There’s no denying it, the Division is daunting, overwhelming, and frighteningly intricate, but it’s also Ubisoft’s most ambitious title to date – blending the lines between an MMO and a tactical shooter – and the result is one of the most unique and rewarding experiences you’ll likely play all year.
From the get-go, The Division bombards you with information, but its so Tom Clancy-ish that you can’t put the controller down. Before you’re even dropped into the persistently-online world of New York City, you’re given a live-action intro that explains how the outbreak hit the Big Apple via a virus attached to dollar bills before the manic Black Friday sales. The social commentary around the obsession with consumerism and capitalist gain is as blatant as it is awesome, giving purpose and setting to everything that’s to follow in The Division. The story is as tight as you’d expect from something with Clancy’s name strewn across it, and it’s refreshing to have some narrative corridors for something as massive as The Division.
The city of New York is a wreck, but the remnants of what was are still there, making it quite a harrowing experience. Christmas trees still sit in doorways; tiny Santa figures are dotted around shopping malls and snow falls steadily from the sky, giving it that extra Christmas magic, albeit a grim one. Government has collapsed, emergency services have crumbled, food is scarce and people are fighting for their lives, and you, as a Division agent, are dropped into NYC to get things back on track and find out who’s to blame for all the chaos.
Incredibly, The Divison manages to achieve the atmosphere it promised in the early trailers. The visuals are spectacular, the meticulous attention to environments and character detail is astonishing, and the feeling of exploration is ever-present – and thankfully The Division also has the gameplay to back it all up.
The character creator is rather bare-bones, but its serviceable enough to create something unique enough to resemble your online persona. After that, you’re thrust into the dangerous streets of NYC, but you do have some sanctuary from the looters, gangs, and death squads that roam the island. You have to build a Base of Operations (BOO), which is comprised of three wings – Security, Tech and Medical. As you establish each wing, this will open up a ton of content – campaign missions, side quests, encounters and other activities. The more you complete, the more you’ll evolve each section, the better perks and talents you’ll unlock and the better prepared you’ll be to take back New York.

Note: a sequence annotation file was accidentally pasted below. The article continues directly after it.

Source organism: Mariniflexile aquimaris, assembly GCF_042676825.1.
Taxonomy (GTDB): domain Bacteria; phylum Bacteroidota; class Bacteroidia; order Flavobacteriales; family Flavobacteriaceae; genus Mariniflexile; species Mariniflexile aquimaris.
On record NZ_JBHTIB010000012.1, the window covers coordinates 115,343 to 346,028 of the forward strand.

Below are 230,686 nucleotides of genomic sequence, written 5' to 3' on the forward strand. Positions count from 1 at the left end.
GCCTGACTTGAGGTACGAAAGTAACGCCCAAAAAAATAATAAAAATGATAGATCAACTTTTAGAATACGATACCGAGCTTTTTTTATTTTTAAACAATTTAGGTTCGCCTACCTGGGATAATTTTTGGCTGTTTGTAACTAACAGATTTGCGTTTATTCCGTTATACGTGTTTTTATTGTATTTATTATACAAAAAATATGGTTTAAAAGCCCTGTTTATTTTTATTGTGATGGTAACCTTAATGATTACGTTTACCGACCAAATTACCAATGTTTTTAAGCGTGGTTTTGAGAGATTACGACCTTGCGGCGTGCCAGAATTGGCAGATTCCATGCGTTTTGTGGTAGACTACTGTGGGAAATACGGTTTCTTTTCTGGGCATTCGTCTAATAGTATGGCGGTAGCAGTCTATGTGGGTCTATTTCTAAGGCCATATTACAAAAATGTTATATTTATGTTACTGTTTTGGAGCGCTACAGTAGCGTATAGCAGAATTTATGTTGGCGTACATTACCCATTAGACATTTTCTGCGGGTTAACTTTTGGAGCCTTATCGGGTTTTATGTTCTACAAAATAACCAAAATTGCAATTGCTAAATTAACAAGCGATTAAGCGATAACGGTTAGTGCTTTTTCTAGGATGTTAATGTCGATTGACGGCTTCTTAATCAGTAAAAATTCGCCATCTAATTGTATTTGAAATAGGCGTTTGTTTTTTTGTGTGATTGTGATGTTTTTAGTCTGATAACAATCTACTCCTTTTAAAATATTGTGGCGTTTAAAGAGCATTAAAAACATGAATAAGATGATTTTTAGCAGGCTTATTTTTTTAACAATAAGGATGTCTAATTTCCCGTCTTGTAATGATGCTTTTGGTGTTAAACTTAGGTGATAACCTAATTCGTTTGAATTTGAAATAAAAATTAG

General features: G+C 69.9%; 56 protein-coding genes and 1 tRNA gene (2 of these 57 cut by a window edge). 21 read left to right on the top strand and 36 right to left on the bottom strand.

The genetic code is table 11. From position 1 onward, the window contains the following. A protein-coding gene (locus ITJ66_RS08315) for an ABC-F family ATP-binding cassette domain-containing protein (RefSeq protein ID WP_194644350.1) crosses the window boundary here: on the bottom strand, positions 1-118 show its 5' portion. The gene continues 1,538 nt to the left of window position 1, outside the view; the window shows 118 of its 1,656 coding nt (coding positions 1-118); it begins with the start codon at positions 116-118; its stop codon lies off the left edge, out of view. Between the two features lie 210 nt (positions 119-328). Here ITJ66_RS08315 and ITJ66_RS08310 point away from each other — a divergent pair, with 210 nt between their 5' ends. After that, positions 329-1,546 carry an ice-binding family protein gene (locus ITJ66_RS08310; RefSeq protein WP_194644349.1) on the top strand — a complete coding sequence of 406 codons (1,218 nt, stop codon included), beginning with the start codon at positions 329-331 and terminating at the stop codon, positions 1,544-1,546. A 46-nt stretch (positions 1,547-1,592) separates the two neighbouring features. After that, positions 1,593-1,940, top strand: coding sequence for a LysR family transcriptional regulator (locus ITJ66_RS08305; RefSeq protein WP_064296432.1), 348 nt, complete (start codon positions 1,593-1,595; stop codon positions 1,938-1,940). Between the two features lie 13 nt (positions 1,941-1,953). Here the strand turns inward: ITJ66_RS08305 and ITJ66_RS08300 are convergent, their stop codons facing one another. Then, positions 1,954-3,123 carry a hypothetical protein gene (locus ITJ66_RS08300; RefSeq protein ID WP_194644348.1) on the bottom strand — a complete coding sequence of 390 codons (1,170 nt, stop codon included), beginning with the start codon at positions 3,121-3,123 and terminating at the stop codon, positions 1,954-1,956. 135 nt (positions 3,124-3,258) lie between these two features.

The missions themselves range from hostage situations, taking out enemy faction leaders, retrieving documents or data, finding medical supplies, and an abundance of other purposeful objectives. They also take you to some exotic and unique locations across the map and no quest ever feels like a rehash of another. Side missions provide a nice tangent when you’re not prepared for the big tasks, and random encounters also add to the unpredictability of the game. All of this contributes to your XP, which is vital to survive the doomsday scenario you’ve been dealt.
You’ll need a fair bit of XP to level up to take on the tougher missions and enemies, with some bad guys stretching the term “bullet sponge” to its breaking point. You’ll also need to make the most of loot found in abandoned areas, on enemy bodies, and in safe-houses you discover. Snatching the right loot could gift you a scope for your gun, protective armour for your character, or something that could help you Base of Operations out.
Although The Division is very much pegged as a multiplayer game, offering you the chance to co-op with friends or strangers, there’s plenty to do by yourself, and that should make most gamers happy. Multiplayer is suggested rather than enforced, and playing through the story missions and roaming NYC by yourself has a lonely sense of wonderment about it. That said, cooperative play is a joy and fighting through some tough enemies or missions with a dedicated friend helps deliver The Divison’s best attributes. The below video was taken from a co-op gameplay session we played:
And then there’s the Dark Zone – a big red bit in the middle of the map. This is The Division‘s take on PVP – where teams of Agents can go head to head if they so wish. But for us, the main aim of the Dark Zone is to nab yourself some of the rarer loot that can’t be found in the main game. But to get it, you’ll first have to collect it, then extract it by calling in a chopper, waiting for it to arrive and then to leave again, all the while fighting off AI troops and potentially other players too. Working out what other players are thinking makes the Dark Zone a very tense place indeed, where you’ll have to watch your back and put your trust-levels on zero to make it out alive.
Gamers will find a lot to love in The Division – it’s action-packed, deep with RPG elements, full of content, and extremely pretty to look at, but where it shines most is its sense of immersion, keeping you connected to an ever-changing world that throws more curve-balls than you can think up. Whether you’re a single-player gamer or a multiplayer addict, The Divison has something for everyone to fight for.